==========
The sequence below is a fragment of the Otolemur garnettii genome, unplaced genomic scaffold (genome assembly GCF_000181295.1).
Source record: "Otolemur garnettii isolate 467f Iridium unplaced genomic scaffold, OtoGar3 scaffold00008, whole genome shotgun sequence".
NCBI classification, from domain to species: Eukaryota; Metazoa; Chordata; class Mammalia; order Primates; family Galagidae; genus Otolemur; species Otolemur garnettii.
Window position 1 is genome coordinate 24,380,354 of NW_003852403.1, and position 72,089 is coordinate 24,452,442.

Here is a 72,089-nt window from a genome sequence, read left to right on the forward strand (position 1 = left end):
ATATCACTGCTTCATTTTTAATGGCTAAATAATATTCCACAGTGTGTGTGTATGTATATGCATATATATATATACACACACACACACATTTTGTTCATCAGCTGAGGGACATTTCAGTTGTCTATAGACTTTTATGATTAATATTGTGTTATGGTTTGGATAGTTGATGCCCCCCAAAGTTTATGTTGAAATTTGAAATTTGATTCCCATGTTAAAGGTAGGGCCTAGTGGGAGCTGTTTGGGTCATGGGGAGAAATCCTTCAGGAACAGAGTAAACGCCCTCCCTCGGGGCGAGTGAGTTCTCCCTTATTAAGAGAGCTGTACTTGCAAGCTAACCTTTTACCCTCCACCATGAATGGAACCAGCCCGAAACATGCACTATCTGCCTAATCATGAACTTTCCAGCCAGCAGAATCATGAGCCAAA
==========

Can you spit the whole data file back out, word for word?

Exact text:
The sequence below is a fragment of the Otolemur garnettii genome, unplaced genomic scaffold (genome assembly GCF_000181295.1).
Source record: "Otolemur garnettii isolate 467f Iridium unplaced genomic scaffold, OtoGar3 scaffold00008, whole genome shotgun sequence".
NCBI classification, from domain to species: Eukaryota; Metazoa; Chordata; class Mammalia; order Primates; family Galagidae; genus Otolemur; species Otolemur garnettii.
Window position 1 is genome coordinate 24,380,354 of NW_003852403.1, and position 72,089 is coordinate 24,452,442.

Here is a 72,089-nt window from a genome sequence, read left to right on the forward strand (position 1 = left end):
ATATCACTGCTTCATTTTTAATGGCTAAATAATATTCCACAGTGTGTGTGTATGTATATGCATATATATATATACACACACACACACATTTTGTTCATCAGCTGAGGGACATTTCAGTTGTCTATAGACTTTTATGATTAATATTGTGTTATGGTTTGGATAGTTGATGCCCCCCAAAGTTTATGTTGAAATTTGAAATTTGATTCCCATGTTAAAGGTAGGGCCTAGTGGGAGCTGTTTGGGTCATGGGGAGAAATCCTTCAGGAACAGAGTAAACGCCCTCCCTCGGGGCGAGTGAGTTCTCCCTTATTAAGAGAGCTGTACTTGCAAGCTAACCTTTTACCCTCCACCATGAATGGAACCAGCCCGAAACATGCACTATCTGCCTAATCATGAACTTTCCAGCCAGCAGAATCATGAGCCAAA